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Summary:

Netflix goes to Amsterdam: The video subscription service officially opened up for Dutch consumers late Tuesday, continuing its international expansion with a much more focused target.

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Netflix continued its international expansion by launching in the Netherlands late Tuesday night, where consumers can now subscribe to the service for €7.99 a month (about $10.61). With the launch in the Netherlands, Netflix is now available in more than 40 countries, including Canada, Mexico, Brazil, the U.K. and Sweden.

Like any of the company’s other international offerings, the launch in the Netherlands is streaming-only. But unlike previous launches, Netflix is heavily using its original content to promote the service.

Dutch press has been invited to a news event Wednesday that will feature Hemlock Grove star Famke Janssen, who was born in Amsterdam, alongside of Netflix CEO Reed Hastings, and a press release sent out to announce the launch prominently mentions Netflix shows like House of Cards, Arrested Development and Orange is the New Black as some of the content available to Dutch subscribers.

Other content mentioned notably includes high-profile Showtime dramas like Dexter and Homeland, which both aren’t available to U.S. subscribers.

Netflix has slowed down its international expansion in recent months, with the Netherlands marking the only country that Netflix set up shop this year. In 2011, Netflix rolled out its service in almost all of Latin America and the Caribbean, and in 2012, it expanded into a total of six European countries.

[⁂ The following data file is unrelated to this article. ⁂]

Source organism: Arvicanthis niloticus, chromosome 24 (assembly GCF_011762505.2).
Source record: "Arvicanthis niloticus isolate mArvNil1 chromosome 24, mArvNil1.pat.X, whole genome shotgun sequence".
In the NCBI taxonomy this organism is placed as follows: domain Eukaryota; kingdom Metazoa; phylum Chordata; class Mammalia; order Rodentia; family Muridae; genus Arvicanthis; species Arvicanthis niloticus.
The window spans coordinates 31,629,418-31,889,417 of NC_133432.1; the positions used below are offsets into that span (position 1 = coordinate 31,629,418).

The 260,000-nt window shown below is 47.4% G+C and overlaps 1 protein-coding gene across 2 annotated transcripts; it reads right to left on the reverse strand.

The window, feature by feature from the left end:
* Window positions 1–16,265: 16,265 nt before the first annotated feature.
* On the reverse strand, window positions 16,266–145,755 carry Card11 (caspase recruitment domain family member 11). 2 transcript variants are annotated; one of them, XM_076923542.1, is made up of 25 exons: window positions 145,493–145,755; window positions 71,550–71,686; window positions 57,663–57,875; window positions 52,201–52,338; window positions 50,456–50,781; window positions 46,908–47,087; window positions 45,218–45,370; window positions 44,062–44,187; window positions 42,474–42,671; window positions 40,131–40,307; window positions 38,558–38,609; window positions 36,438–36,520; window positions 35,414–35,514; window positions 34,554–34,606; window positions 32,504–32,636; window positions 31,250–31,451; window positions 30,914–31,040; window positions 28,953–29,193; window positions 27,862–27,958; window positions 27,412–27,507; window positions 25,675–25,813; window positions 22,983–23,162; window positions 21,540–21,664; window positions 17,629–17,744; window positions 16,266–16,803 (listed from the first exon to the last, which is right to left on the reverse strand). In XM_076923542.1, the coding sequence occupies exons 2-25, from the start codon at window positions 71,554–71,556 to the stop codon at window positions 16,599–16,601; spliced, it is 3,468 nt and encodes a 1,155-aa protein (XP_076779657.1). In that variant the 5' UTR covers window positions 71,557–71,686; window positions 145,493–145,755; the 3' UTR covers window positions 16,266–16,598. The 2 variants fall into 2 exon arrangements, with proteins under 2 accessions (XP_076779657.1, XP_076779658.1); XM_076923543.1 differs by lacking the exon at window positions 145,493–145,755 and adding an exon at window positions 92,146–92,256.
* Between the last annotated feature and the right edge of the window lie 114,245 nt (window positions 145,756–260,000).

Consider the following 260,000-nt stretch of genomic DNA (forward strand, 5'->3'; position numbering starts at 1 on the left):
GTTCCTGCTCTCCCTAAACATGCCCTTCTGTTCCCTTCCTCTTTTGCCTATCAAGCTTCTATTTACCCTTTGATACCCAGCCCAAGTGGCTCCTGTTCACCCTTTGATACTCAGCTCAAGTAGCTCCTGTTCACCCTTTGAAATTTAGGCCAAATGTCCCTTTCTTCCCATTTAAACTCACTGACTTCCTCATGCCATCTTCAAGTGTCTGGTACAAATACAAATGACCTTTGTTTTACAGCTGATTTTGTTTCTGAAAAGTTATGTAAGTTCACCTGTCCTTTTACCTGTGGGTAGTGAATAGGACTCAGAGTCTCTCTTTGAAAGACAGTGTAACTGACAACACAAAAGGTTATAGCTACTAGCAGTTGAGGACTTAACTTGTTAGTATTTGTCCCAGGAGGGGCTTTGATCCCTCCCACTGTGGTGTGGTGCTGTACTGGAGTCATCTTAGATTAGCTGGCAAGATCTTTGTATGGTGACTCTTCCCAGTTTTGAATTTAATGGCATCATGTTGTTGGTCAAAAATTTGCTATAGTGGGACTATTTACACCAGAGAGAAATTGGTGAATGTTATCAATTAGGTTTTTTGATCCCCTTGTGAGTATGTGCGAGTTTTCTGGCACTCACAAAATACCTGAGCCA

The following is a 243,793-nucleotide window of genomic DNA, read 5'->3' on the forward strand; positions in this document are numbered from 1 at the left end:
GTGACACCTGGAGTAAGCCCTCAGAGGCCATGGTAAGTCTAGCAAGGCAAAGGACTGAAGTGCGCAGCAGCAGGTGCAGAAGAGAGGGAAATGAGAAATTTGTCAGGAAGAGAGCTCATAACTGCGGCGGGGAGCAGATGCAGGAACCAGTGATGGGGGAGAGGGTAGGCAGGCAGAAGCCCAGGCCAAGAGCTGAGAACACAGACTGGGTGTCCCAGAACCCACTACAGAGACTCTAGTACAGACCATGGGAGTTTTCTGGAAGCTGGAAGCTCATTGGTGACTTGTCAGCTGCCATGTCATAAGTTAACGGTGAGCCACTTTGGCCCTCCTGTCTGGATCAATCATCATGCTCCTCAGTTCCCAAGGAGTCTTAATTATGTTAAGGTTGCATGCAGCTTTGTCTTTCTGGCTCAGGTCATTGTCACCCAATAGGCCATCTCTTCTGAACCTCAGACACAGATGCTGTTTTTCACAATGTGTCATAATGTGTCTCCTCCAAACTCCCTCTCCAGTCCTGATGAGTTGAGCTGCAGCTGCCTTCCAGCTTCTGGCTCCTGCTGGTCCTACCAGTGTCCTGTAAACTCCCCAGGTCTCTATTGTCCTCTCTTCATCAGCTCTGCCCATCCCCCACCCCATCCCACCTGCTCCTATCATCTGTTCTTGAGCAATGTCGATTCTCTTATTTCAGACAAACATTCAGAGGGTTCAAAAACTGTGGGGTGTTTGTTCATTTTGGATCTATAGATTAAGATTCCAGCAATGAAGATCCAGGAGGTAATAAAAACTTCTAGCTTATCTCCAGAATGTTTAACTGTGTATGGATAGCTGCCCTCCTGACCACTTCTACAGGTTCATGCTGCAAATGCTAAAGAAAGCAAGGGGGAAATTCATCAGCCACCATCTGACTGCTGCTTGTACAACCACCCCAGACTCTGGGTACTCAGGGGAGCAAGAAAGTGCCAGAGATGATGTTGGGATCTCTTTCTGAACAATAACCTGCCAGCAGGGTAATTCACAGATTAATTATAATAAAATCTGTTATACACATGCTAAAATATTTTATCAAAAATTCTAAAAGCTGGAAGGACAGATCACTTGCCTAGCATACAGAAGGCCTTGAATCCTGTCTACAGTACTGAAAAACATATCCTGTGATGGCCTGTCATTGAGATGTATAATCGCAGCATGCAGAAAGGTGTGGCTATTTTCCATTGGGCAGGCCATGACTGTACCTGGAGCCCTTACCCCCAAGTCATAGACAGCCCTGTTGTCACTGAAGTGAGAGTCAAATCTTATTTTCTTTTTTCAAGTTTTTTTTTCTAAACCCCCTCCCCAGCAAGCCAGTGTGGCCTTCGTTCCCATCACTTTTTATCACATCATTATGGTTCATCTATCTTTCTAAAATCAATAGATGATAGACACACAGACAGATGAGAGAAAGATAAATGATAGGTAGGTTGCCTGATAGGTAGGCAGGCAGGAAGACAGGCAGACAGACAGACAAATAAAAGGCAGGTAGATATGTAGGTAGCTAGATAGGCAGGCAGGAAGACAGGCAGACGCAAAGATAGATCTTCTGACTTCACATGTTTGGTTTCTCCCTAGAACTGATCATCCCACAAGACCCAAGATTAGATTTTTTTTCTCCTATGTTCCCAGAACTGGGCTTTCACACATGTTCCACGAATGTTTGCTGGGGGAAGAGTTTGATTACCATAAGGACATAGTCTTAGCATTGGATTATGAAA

This slowdown has in part to do with costs, which investors have been concerned about. However, the choice of the Netherlands also seem to point towards a more focused approach, with Netflix looking for markets that offer the best opportunities for growth. Hastings mentioned as a key factor for the choice of this new market in the company’s launch press release, which quotes him saying:

“The Dutch have incredible broadband, but until today have not been able to take full advantage of their fast connections.”

Netflix didn’t officially announce a launch date for the Netherlands ahead of time, but didn’t exactly put a lot of effort into keeping it a secret either: Apps for the service started popping up on various app stores earlier this week, and local press had been speculating about a launch on Wednesday for some time.

  1. Way to go netflix!!! Way to go!!!

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  2. Good Move. I am waiting for the moment, when they will enter Asian countries.

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  3. With 7.5 mln households, 90% broadband (Statistics Netherlands), average peak capacity of 38.2 Mbit/s (Akamai State-of-the-Internet) and net-neutrality laws in place, The Netherlands certainly is fit for Netflix streaming.

    Also, it is a subtitling market, not one used to overdubbing except for child movies.

    Key issues are however that delay-TV is already in massive use since 2000 and at traffic levels that far outstrip the USA and UK. Public television is leading in delay-TV with commercial competitors RTL and SBS also active.

    VoD local players are already active in this market for quite some years. RTL Bertelsmann very recently acquired Videoland, the largest independent VoD-player.
    Pathé Thuis is a subsidiary of the large European cinema chain Pathé (since 1896) which uses it to bypass TV-distribution over the Internet straight into the living room alongside its multiplex chain. As Pathé still is a major movie (co-)producer alongside its theater business it is a competitor to reckon with too.

    And then there is VoD owned by the two major cable companies UPC (Liberty Global) and Ziggo, who have their own settopboxes in the living room.

    Finally their is VoD from KPN and Tele2. KPN with its IPTV recently surpassed UPC in total digital subscribers and offers VoD together with Videoland, while Tele2 has deals with Time Warner and Disney since 2008.

    As a final point monthly cable subscriptions are at €15 (basic, 30 analog, 60 digital TV) to €20 (extended, HDTV and hundreds of channels) while satellite from CanalDigitaal starts at €7.99 too.